In 1957, Soviet scientists were ready to attempt something rather more audacious – an orbital flight. Sputnik was launched on 4 October 1957 in a storm of publicity, sparking a crisis of sorts in the US. This triggered the space race, and led not only to the creation of NASA, the Apollo programme and the moon landings, but also a vast increase in the funding of science.

Soviet leader Nikita Khrushchev, in full thaw, decided to increase the pressure on the US, so Sputnik was followed only a month later by Sputnik 2 – a mission to put a living creature into orbit. The Soviets didn’t have the time to build the technology to bring the craft back, so it was known from the start that whichever animal was chosen would perish in space.

A longlist of ten canine cosmonauts was drawn up, which was then reduced to a shortlist of three. They were Albina , who’d already ejected from 85km; a dog named Mushka (“Little Fly”); and the aforementioned Kudryavka, who had impressed her trainers with her calm, quiet demeanour in the face of simulated stresses.

This even temperament won her the honour of becoming the first animal in orbit, and she was renamed Laika (“Barker”). In the days before launch, she was kept in the module she would fly in , which was padded, had enough room for her to stand up and lie down and gave her access to a specially designed nutritious jelly that was high in fibre.dog_space_voyage_padded_box

Dogs were housed in padded boxes like this for their voyage, allowing them space to stand or sit and giving them access to food // Benutzer:HPH CC BY-SA 3.0

Before launch, she was covered in an alcohol solution and painted with iodine in the places where sensors were connected to her skin to monitor her heartbeat, her blood pressure and other biological variables.

“While Laika certainly made it into space alive, it’s not clear how long she lived after that.”

On 3 November 1957, Laika blasted off from the Baikonur Cosmodrome and became the first creature to orbit the Earth. The launch went smoothly, and her capsule entered an elliptical orbit, circling the planet at 29,000km/h and completing a full rotation every hour and 42 minutes.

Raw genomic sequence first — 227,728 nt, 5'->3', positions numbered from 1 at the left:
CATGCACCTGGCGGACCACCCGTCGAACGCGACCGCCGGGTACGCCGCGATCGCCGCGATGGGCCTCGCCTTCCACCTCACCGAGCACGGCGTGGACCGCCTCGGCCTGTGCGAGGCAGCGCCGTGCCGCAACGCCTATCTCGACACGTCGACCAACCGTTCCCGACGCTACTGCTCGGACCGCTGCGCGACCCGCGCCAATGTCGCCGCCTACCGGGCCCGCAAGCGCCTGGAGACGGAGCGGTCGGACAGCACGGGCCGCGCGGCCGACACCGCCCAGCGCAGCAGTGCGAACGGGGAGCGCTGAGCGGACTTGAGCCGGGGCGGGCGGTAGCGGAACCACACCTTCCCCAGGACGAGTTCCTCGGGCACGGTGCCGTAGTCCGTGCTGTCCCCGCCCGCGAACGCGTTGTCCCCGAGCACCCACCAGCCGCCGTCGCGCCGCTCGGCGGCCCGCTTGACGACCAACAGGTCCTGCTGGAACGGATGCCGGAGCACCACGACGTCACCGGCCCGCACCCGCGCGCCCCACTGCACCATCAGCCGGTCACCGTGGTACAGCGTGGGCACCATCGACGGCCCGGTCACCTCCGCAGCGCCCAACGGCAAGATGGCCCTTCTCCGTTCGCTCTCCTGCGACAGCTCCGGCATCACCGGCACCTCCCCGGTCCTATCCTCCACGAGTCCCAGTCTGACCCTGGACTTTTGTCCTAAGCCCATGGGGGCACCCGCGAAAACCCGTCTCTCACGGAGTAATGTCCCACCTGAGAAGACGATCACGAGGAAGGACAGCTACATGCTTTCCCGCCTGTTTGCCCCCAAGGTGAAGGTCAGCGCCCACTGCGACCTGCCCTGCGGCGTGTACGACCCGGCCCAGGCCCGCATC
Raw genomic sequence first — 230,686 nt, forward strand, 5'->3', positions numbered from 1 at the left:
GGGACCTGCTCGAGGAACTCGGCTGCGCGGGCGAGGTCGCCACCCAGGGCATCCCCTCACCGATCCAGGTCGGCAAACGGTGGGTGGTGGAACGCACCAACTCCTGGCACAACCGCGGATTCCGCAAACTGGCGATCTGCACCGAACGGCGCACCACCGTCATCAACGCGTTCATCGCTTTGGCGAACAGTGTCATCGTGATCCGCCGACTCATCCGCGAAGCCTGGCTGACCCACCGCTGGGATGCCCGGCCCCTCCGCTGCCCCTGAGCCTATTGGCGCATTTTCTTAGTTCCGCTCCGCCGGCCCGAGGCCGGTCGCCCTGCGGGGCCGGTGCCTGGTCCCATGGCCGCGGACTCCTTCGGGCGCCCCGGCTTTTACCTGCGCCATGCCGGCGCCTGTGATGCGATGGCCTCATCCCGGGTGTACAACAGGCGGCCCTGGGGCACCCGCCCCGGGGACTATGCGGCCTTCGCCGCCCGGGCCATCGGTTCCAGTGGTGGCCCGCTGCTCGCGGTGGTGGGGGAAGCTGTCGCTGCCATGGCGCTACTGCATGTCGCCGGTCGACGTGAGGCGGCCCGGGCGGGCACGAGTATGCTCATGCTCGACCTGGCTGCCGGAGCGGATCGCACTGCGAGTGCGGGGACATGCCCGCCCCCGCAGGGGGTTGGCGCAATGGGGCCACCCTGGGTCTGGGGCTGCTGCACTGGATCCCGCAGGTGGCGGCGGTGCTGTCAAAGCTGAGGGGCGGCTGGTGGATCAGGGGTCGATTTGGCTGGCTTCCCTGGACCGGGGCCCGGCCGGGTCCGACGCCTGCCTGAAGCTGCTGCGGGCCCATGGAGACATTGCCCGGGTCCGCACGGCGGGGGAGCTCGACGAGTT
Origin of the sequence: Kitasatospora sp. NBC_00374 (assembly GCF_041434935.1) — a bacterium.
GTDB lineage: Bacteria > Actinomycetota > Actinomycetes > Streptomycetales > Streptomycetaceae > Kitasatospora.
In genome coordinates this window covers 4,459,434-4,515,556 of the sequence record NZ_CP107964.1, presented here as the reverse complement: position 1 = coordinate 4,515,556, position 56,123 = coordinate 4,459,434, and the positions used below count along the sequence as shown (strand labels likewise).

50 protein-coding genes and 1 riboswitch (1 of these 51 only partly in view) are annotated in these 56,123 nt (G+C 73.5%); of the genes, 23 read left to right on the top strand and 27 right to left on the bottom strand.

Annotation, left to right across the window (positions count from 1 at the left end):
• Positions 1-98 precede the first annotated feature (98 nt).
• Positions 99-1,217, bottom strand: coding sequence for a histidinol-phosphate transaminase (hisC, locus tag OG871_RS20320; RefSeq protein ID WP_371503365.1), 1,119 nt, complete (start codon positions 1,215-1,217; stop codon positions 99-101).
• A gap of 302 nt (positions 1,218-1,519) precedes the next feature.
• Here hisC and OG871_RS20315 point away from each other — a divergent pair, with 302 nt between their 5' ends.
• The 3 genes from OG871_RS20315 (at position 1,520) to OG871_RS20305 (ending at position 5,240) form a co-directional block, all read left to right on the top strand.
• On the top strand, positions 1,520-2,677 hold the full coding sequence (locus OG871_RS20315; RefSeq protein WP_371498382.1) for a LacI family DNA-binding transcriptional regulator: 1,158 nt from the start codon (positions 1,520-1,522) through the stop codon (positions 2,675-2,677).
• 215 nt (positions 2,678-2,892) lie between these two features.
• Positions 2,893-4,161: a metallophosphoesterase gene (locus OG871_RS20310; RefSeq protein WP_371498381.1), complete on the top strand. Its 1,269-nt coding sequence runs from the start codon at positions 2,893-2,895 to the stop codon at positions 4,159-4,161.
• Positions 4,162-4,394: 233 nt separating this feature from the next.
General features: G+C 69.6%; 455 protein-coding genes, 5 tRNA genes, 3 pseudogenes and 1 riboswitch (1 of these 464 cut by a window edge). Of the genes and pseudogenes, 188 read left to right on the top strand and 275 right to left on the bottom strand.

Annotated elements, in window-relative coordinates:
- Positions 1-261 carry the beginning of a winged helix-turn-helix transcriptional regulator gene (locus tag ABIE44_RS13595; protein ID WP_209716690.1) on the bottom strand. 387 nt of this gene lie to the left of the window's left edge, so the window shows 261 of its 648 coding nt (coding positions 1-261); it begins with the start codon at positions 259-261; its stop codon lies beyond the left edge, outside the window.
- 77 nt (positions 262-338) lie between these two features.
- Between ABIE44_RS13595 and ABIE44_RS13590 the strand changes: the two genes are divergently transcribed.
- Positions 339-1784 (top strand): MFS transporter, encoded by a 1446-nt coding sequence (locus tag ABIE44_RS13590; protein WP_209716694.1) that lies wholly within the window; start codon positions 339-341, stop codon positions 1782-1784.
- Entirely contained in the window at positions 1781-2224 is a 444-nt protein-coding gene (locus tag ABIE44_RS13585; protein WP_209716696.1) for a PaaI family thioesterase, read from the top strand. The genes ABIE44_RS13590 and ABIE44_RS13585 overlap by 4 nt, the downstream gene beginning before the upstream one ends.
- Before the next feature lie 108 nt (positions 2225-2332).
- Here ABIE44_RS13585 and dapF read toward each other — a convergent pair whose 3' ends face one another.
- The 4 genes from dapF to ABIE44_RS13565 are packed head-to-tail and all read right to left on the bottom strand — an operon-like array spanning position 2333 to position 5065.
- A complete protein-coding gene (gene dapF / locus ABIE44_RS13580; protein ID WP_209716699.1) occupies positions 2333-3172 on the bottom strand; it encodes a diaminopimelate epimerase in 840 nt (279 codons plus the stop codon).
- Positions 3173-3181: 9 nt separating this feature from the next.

While Laika certainly made it into space alive, it’s not clear how long she lived after that. It was originally announced that she had been euthanised with poisoned food several days into the mission, but this story was subsequently changed. Apparently, she had died when her oxygen supply ran out on the sixth day of her journey.dogs_in_space_stamp

Laika on a Romanian postage stamp. Public domain

However, in October 2002, 45 years after her journey, it was revealed that Laika had most likely perished a few hours after launch from overheating and stress caused by the failure of a rocket component to separate from the capsule.

“Oleg Gazenko, one of the scientists who worked on the mission, said in 1998 that he regretted sending Laika to her death.”

Oleg Gazenko, one of the scientists who worked on the mission, said in 1998 that he regretted sending Laika to her death. “Work with animals is a source of suffering to all of us. We treat them like babies who cannot speak,” he said. “The more time passes, the more I’m sorry about it. We shouldn’t have done it… We did not learn enough from this mission to justify the death of the dog.”

Nonetheless, the mission was another great success for the Soviets, and the space programme continued. One of the most travelled dogs was Otvazhnaya (“Brave One”), who accompanied a dog named Snezhinka (“Snowflake”) into sub-orbital space on 2 July 1959 before making five more successful flights that year.

On 28 July 1960, Bars (“Snow Leopard”) and Lisichka (“Little Fox”) were chosen to follow Laika into orbit, but both perished after their rocket exploded just 28 seconds into the launch sequence. This crash caused considerable uproar within the Soviet space programme, since the problem that had caused the explosion had supposedly been fixed.